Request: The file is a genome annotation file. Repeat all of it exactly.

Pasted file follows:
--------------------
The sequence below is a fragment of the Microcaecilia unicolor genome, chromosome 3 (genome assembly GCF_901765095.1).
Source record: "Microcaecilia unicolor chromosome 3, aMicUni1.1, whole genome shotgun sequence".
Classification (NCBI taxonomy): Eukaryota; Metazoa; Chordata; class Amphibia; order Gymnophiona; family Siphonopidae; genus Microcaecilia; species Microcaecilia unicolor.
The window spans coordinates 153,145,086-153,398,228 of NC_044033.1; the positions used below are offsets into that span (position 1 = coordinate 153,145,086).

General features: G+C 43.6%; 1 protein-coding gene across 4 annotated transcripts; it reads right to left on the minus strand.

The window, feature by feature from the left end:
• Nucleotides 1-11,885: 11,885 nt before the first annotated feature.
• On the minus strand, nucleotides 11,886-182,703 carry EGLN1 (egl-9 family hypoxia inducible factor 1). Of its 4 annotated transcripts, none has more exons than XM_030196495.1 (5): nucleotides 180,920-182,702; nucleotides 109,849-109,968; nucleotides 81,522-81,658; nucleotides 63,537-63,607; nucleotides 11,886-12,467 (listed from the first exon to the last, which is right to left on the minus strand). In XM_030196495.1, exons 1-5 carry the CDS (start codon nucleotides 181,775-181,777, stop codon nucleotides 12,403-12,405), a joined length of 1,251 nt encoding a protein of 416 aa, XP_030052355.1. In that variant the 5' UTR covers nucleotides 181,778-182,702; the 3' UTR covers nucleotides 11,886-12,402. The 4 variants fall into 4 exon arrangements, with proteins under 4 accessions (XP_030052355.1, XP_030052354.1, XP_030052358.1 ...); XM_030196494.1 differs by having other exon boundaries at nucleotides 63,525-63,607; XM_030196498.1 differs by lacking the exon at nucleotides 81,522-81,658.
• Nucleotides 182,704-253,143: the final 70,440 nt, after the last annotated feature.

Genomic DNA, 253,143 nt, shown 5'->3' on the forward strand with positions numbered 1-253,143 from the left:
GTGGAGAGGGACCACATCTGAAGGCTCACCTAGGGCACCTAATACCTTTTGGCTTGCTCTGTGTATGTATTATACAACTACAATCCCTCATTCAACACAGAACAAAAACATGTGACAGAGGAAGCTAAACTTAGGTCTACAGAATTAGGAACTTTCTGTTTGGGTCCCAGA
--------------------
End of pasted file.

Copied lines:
The sequence below is a fragment of the Microcaecilia unicolor genome, chromosome 3 (genome assembly GCF_901765095.1).
Source record: "Microcaecilia unicolor chromosome 3, aMicUni1.1, whole genome shotgun sequence".
Classification (NCBI taxonomy): Eukaryota; Metazoa; Chordata; class Amphibia; order Gymnophiona; family Siphonopidae; genus Microcaecilia; species Microcaecilia unicolor.
The window spans coordinates 153,145,086-153,398,228 of NC_044033.1; the positions used below are offsets into that span (position 1 = coordinate 153,145,086).

General features: G+C 43.6%; 1 protein-coding gene across 4 annotated transcripts; it reads right to left on the minus strand.

The window, feature by feature from the left end:
• Nucleotides 1-11,885: 11,885 nt before the first annotated feature.
• On the minus strand, nucleotides 11,886-182,703 carry EGLN1 (egl-9 family hypoxia inducible factor 1). Of its 4 annotated transcripts, none has more exons than XM_030196495.1 (5): nucleotides 180,920-182,702; nucleotides 109,849-109,968; nucleotides 81,522-81,658; nucleotides 63,537-63,607; nucleotides 11,886-12,467 (listed from the first exon to the last, which is right to left on the minus strand). In XM_030196495.1, exons 1-5 carry the CDS (start codon nucleotides 181,775-181,777, stop codon nucleotides 12,403-12,405), a joined length of 1,251 nt encoding a protein of 416 aa, XP_030052355.1. In that variant the 5' UTR covers nucleotides 181,778-182,702; the 3' UTR covers nucleotides 11,886-12,402. The 4 variants fall into 4 exon arrangements, with proteins under 4 accessions (XP_030052355.1, XP_030052354.1, XP_030052358.1 ...); XM_030196494.1 differs by having other exon boundaries at nucleotides 63,525-63,607; XM_030196498.1 differs by lacking the exon at nucleotides 81,522-81,658.
• Nucleotides 182,704-253,143: the final 70,440 nt, after the last annotated feature.

Genomic DNA, 253,143 nt, shown 5'->3' on the forward strand with positions numbered 1-253,143 from the left:
GTGGAGAGGGACCACATCTGAAGGCTCACCTAGGGCACCTAATACCTTTTGGCTTGCTCTGTGTATGTATTATACAACTACAATCCCTCATTCAACACAGAACAAAAACATGTGACAGAGGAAGCTAAACTTAGGTCTACAGAATTAGGAACTTTCTGTTTGGGTCCCAGA